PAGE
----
Alongside studying Spanish and Linguistics at the University of Glasgow, Erin has been a tour guide with Walking Tours in Glasgow since August this year. Growing up in Cambuslang, she regularly visited the city – from picnics in Glasgow Green to student nights out in Ashton Lane. After spending two years studying in China and Spain, she realised that she wanted to
discover more about the history of her home.
“My relationship with Glasgow over the past few years has been missing the city. I don’t think you actually appreciate your own area until you live somewhere else,” she explained.
“When I was 18, I lived in Tianjin, which is the third largest city in China. The population is around three times the population of Scotland, and it felt so impersonal. You would never get on a bus and see someone you knew, whereas here, I might be walking along the streets doing my tour and I’ll be waving at people who I recognise. Also, people in this city start up conversations with you - that never happened in Spain. In that respect Glasgow feels small, even though it is a fairly big city.”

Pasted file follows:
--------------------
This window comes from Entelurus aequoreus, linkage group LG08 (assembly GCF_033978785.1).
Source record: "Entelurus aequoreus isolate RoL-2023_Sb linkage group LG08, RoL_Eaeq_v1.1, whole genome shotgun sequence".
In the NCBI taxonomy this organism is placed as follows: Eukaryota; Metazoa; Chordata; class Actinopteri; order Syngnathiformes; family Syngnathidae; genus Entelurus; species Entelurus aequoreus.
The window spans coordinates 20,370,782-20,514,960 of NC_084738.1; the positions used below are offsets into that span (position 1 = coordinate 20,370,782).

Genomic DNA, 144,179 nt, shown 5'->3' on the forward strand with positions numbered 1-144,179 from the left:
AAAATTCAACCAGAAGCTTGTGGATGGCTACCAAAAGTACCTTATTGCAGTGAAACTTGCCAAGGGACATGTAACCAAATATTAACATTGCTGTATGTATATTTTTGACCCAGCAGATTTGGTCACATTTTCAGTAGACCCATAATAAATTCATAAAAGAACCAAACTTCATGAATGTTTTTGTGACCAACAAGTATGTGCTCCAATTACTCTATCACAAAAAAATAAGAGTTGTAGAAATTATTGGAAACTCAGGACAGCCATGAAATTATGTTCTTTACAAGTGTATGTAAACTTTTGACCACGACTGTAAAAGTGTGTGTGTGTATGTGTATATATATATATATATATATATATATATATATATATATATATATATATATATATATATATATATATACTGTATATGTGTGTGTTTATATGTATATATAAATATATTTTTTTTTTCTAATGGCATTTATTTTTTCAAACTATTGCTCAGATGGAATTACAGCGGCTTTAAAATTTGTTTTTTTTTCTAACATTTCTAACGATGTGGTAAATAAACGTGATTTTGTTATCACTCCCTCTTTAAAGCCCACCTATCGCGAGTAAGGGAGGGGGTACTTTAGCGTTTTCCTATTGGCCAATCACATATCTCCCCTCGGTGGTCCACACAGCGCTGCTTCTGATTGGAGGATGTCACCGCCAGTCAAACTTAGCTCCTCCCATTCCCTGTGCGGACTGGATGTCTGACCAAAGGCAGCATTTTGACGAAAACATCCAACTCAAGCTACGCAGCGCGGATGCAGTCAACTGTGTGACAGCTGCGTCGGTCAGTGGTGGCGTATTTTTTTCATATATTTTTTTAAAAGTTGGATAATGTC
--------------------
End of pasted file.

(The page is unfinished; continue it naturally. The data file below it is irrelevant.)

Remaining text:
Photo: Amy Lyall. Showcasing the Strathclyde Wonder Wall, Erin ensured to engage every member of the group by quizzing our existing knowledge and explaining any cultural references.
Marching towards Glasgow Necropolis, Erin’s breath was white against the frozen air, reminding us that December would arrive the following day. She sprinkled our route with knowledge of the city’s role in the Slave Trade, Strathclyde University’s symbolic murals, and revealed the story behind the Glasgow crest which adorned every passing lamppost.